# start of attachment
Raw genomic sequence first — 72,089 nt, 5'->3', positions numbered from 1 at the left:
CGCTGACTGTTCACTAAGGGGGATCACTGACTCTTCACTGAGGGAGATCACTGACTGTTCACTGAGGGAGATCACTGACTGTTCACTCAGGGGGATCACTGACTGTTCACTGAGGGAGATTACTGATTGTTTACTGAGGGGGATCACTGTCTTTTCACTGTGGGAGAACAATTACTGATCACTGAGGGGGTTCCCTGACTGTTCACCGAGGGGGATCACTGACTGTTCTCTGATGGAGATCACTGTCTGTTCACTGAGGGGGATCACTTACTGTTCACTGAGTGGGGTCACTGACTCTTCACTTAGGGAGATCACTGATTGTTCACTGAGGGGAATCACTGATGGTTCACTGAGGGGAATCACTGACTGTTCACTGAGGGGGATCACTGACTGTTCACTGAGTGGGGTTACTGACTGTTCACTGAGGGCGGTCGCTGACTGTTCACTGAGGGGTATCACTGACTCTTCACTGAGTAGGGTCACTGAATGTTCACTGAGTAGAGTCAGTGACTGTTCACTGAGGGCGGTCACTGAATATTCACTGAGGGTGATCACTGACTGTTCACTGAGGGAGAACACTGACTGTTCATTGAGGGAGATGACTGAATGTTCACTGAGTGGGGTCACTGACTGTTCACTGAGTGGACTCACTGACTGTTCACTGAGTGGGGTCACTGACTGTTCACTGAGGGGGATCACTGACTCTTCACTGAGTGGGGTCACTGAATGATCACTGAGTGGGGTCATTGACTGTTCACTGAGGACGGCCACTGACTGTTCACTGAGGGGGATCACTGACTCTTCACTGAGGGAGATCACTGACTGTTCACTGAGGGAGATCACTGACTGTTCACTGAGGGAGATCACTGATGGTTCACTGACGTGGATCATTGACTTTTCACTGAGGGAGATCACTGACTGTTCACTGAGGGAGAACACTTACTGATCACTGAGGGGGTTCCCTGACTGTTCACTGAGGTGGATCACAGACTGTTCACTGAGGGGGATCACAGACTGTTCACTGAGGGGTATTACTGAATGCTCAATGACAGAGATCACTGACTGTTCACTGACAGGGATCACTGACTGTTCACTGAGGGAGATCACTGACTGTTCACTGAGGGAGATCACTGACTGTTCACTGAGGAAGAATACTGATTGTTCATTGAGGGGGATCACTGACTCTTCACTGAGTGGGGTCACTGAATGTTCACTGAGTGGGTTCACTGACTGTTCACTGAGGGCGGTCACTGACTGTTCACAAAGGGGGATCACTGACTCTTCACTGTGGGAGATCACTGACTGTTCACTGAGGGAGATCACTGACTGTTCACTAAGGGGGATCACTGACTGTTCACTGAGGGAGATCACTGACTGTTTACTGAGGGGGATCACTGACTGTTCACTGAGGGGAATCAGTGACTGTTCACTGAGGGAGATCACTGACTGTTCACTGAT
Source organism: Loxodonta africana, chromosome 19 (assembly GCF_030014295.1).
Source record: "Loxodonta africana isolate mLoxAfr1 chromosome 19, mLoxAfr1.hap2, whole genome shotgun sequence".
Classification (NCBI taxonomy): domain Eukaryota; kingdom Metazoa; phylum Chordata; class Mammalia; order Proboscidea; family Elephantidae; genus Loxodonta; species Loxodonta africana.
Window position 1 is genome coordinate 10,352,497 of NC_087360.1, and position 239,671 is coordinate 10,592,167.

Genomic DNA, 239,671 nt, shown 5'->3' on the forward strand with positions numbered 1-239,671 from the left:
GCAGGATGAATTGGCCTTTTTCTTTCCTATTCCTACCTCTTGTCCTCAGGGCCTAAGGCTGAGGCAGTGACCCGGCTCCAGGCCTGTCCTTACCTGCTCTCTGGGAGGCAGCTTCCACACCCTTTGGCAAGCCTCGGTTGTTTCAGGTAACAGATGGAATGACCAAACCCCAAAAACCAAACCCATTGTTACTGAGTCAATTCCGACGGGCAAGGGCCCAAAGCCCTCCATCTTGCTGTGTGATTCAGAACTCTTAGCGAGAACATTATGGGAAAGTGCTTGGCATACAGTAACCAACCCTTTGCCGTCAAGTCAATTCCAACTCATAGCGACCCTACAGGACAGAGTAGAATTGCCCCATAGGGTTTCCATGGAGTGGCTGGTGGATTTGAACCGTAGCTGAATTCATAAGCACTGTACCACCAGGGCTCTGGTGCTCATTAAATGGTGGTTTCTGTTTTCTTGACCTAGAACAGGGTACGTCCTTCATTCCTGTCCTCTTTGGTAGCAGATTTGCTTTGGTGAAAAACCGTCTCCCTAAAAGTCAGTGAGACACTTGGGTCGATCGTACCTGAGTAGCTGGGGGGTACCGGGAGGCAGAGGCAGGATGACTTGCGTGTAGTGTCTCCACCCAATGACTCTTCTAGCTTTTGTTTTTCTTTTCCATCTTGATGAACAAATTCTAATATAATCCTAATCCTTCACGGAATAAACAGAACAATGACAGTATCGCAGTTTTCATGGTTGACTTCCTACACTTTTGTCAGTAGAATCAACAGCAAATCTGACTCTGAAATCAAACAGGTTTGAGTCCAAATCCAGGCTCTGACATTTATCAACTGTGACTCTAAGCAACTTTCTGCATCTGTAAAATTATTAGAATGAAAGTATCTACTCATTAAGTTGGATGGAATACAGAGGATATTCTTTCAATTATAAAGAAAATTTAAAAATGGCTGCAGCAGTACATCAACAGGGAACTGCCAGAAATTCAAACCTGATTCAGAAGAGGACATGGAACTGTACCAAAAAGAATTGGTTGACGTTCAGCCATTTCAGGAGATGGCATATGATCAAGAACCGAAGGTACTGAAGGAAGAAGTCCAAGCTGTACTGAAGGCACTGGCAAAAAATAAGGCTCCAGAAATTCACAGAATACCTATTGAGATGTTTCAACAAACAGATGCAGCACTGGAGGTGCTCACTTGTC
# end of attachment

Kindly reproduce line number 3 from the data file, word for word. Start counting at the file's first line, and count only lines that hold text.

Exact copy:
Source organism: Loxodonta africana, chromosome 19 (assembly GCF_030014295.1).